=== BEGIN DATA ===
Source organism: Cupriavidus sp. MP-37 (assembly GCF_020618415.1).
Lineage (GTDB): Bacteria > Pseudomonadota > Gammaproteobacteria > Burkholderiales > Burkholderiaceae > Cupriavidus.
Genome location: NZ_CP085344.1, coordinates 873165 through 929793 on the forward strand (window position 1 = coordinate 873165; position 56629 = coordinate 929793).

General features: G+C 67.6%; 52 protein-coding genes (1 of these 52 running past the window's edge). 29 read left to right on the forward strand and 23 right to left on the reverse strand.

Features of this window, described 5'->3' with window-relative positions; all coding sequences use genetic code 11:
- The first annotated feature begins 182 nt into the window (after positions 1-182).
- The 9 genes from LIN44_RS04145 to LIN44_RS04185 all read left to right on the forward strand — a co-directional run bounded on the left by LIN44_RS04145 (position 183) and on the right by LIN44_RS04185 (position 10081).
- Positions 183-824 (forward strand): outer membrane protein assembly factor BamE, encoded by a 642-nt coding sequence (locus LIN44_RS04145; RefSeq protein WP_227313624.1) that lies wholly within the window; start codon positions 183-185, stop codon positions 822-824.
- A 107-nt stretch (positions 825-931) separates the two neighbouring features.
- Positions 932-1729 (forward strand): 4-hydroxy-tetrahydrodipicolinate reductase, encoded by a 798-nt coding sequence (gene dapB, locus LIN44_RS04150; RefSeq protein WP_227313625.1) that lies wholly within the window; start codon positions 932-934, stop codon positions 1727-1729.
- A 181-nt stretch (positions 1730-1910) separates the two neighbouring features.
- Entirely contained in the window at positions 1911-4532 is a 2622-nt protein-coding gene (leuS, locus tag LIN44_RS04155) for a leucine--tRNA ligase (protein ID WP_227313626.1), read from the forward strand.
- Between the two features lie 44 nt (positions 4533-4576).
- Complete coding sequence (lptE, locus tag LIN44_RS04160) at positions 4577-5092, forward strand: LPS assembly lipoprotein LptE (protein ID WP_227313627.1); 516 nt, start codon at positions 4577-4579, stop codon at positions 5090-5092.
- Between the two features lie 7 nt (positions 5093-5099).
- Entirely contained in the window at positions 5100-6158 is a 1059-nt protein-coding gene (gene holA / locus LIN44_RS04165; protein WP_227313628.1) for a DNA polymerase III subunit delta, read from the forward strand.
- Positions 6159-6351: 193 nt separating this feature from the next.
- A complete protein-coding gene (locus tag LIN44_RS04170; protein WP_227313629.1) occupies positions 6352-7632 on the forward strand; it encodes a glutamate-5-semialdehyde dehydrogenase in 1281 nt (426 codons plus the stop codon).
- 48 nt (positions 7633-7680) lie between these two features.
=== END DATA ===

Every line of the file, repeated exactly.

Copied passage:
Source organism: Cupriavidus sp. MP-37 (assembly GCF_020618415.1).
Lineage (GTDB): Bacteria > Pseudomonadota > Gammaproteobacteria > Burkholderiales > Burkholderiaceae > Cupriavidus.
Genome location: NZ_CP085344.1, coordinates 873165 through 929793 on the forward strand (window position 1 = coordinate 873165; position 56629 = coordinate 929793).

General features: G+C 67.6%; 52 protein-coding genes (1 of these 52 running past the window's edge). 29 read left to right on the forward strand and 23 right to left on the reverse strand.

Features of this window, described 5'->3' with window-relative positions; all coding sequences use genetic code 11:
- The first annotated feature begins 182 nt into the window (after positions 1-182).
- The 9 genes from LIN44_RS04145 to LIN44_RS04185 all read left to right on the forward strand — a co-directional run bounded on the left by LIN44_RS04145 (position 183) and on the right by LIN44_RS04185 (position 10081).
- Positions 183-824 (forward strand): outer membrane protein assembly factor BamE, encoded by a 642-nt coding sequence (locus LIN44_RS04145; RefSeq protein WP_227313624.1) that lies wholly within the window; start codon positions 183-185, stop codon positions 822-824.
- A 107-nt stretch (positions 825-931) separates the two neighbouring features.
- Positions 932-1729 (forward strand): 4-hydroxy-tetrahydrodipicolinate reductase, encoded by a 798-nt coding sequence (gene dapB, locus LIN44_RS04150; RefSeq protein WP_227313625.1) that lies wholly within the window; start codon positions 932-934, stop codon positions 1727-1729.
- A 181-nt stretch (positions 1730-1910) separates the two neighbouring features.
- Entirely contained in the window at positions 1911-4532 is a 2622-nt protein-coding gene (leuS, locus tag LIN44_RS04155) for a leucine--tRNA ligase (protein ID WP_227313626.1), read from the forward strand.
- Between the two features lie 44 nt (positions 4533-4576).
- Complete coding sequence (lptE, locus tag LIN44_RS04160) at positions 4577-5092, forward strand: LPS assembly lipoprotein LptE (protein ID WP_227313627.1); 516 nt, start codon at positions 4577-4579, stop codon at positions 5090-5092.
- Between the two features lie 7 nt (positions 5093-5099).
- Entirely contained in the window at positions 5100-6158 is a 1059-nt protein-coding gene (gene holA / locus LIN44_RS04165; protein WP_227313628.1) for a DNA polymerase III subunit delta, read from the forward strand.
- Positions 6159-6351: 193 nt separating this feature from the next.
- A complete protein-coding gene (locus tag LIN44_RS04170; protein WP_227313629.1) occupies positions 6352-7632 on the forward strand; it encodes a glutamate-5-semialdehyde dehydrogenase in 1281 nt (426 codons plus the stop codon).
- 48 nt (positions 7633-7680) lie between these two features.